What is Tanking Slurry?

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Even though damp is a risk for many properties, it can sometimes be overlooked. When damp does take hold, it can cause a lot of damage and problems through your home. Excess moisture doesn’t look great on walls or floors. Plus, it can potentially cause health concerns.

Along with this, damp can cause structural issues. This means that homeowners should deal with damp at the earliest point. Fortunately, most types of damp can be fixed relatively easily.

Tanking slurry is a popular product, it can help you to deal with penetrating damp in many different situations. So, what is tanking slurry?

Tanking slurry is highly effective at preventing damp and water leakage. This means that you can use it to stop seepage, leakage and damp from penetrating walls and floors. It comes in powder form and needs mixing with water.

The powder is made from a blend of cements, chemicals and aggregates that work to prevent water getting through walls and floors.

It usually requires a minimum of two coats, and this will create a waterproof barrier. This will keep properties protected from damp and help to maintain structural integrity.

How Does Tanking Slurry Work?

Tanking slurry works by stopping moisture from penetrating walls and floors. You need to apply this solution in a minimum of two coats.

The powder will need mixing before application. Once mixed it should have a thick creamy consistency. At this point, it forms insoluble crystals, that help to stop water from passing through capillaries in walls and floors.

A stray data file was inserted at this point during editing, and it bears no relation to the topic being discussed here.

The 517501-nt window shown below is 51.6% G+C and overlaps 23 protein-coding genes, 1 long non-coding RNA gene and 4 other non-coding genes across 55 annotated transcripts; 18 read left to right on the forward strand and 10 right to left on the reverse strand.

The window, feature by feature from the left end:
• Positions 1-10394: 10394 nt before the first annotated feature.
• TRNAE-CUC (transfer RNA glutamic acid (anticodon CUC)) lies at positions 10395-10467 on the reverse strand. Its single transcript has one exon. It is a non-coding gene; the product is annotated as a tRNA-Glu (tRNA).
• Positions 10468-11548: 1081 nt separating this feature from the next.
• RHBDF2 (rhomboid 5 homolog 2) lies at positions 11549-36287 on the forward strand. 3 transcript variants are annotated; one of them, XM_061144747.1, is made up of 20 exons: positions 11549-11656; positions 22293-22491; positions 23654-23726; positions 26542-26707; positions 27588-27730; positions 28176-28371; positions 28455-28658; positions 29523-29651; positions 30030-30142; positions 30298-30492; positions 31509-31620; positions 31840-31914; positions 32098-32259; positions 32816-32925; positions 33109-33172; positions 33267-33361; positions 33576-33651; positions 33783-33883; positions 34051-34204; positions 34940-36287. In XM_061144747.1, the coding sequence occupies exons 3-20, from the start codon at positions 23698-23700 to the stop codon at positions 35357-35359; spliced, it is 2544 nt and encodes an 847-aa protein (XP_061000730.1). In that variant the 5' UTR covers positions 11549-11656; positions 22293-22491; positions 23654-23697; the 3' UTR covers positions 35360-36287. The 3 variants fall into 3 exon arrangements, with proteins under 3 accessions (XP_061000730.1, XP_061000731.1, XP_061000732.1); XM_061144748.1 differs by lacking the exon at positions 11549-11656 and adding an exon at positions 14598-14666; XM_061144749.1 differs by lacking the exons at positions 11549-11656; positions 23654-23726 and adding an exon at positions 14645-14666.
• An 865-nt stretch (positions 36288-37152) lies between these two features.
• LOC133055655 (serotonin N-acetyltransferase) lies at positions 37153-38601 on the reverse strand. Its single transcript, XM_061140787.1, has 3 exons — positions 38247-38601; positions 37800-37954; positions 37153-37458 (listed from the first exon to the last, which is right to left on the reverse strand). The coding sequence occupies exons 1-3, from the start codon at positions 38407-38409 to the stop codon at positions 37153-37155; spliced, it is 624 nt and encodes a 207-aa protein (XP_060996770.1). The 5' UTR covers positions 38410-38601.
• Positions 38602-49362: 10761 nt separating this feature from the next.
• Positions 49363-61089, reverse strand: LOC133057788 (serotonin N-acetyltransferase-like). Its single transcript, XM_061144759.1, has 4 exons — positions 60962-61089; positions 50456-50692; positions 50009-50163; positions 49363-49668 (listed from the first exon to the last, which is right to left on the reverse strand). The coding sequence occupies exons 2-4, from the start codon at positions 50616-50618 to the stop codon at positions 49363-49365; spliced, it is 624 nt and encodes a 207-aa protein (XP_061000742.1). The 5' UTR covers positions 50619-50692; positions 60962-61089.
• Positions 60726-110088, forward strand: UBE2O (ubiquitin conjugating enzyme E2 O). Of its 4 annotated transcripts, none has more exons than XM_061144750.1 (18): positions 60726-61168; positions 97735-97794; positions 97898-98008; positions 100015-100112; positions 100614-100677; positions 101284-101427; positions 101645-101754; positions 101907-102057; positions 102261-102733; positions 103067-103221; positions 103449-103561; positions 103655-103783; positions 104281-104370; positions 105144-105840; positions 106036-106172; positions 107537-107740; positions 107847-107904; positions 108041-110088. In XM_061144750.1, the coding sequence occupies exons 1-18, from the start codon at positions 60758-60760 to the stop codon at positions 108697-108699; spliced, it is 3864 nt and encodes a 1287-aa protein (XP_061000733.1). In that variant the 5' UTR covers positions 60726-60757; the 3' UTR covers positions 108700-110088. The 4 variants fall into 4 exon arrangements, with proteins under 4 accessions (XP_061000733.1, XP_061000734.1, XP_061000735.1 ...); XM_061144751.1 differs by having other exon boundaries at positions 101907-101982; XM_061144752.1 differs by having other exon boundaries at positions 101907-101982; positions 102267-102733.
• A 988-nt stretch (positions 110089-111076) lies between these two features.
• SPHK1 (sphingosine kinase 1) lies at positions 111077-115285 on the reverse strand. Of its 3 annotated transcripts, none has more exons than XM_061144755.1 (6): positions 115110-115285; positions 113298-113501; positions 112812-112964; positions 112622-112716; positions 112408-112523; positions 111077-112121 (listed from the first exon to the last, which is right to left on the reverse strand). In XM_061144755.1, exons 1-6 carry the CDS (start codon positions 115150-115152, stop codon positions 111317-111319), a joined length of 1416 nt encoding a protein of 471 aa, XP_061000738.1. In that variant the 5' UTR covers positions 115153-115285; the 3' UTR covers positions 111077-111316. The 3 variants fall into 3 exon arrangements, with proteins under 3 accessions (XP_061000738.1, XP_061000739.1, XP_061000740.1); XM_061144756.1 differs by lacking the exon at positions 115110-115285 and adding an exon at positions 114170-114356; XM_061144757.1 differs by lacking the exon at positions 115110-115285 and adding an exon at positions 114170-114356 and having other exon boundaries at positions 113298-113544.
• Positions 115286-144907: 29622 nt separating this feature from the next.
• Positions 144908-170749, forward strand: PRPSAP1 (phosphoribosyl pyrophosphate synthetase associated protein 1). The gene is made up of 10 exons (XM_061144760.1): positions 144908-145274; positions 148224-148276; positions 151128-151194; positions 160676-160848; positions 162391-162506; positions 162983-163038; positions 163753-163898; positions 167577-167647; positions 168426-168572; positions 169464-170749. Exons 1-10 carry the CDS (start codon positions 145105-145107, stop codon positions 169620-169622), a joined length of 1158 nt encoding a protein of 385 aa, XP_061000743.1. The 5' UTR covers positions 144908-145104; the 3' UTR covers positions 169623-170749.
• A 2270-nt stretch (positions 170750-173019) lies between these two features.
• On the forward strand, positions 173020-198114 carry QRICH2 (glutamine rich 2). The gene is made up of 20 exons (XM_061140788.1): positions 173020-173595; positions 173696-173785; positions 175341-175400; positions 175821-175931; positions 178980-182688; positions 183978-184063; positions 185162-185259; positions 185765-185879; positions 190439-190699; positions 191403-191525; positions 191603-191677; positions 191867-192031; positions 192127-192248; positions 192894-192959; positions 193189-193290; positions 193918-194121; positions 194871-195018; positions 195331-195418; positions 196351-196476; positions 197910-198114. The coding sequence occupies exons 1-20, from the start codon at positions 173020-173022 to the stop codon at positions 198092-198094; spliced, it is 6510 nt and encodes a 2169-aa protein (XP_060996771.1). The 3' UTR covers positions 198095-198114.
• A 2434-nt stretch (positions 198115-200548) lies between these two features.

The solution is applied directly using a brush. The blend of chemicals and aggregates will help to enhance abrasion resistance, bond and strength. Some types of tanking slurry will also contain an acrylic polymer that makes it even more effective than cement.

For tanking slurry to work, it’s important to prepare surfaces correctly. You will need to remove things like render, plaster, and paint, as well as any other coatings. If the surface is brand new, then tanking slurry can be applied directly to the walls and floors. To ensure that it bonds to the surface, it also helps to dampen them slightly prior to application.

What Jobs Can Tanking Slurry Be Used For?

The main job of tanking slurry is to stop damp and moisture from penetrating walls and floors. As a result, you can use it in a range of jobs. While damp can form in a range of areas, it is commonly seen in rooms underground such as cellars and basements.

As basements are located below ground, they’re highly likely to suffer from damp. This is because they are surrounded by moist ground outside. So, as the ground becomes saturated, it can penetrate the walls and floors. When tanking slurry is used, it can help to form a strong barrier that prevents water ingress.

Tanking slurry can also be used on outbuildings of properties, such as brick sheds and garages. These will often have a single skin and might suffer from damp. This makes it a highly effective solution.

Single skin refers to the use of one layer of brick. Exposure to the elements can cause water to get through the wall.

When is Tanking Slurry Not a Good Idea?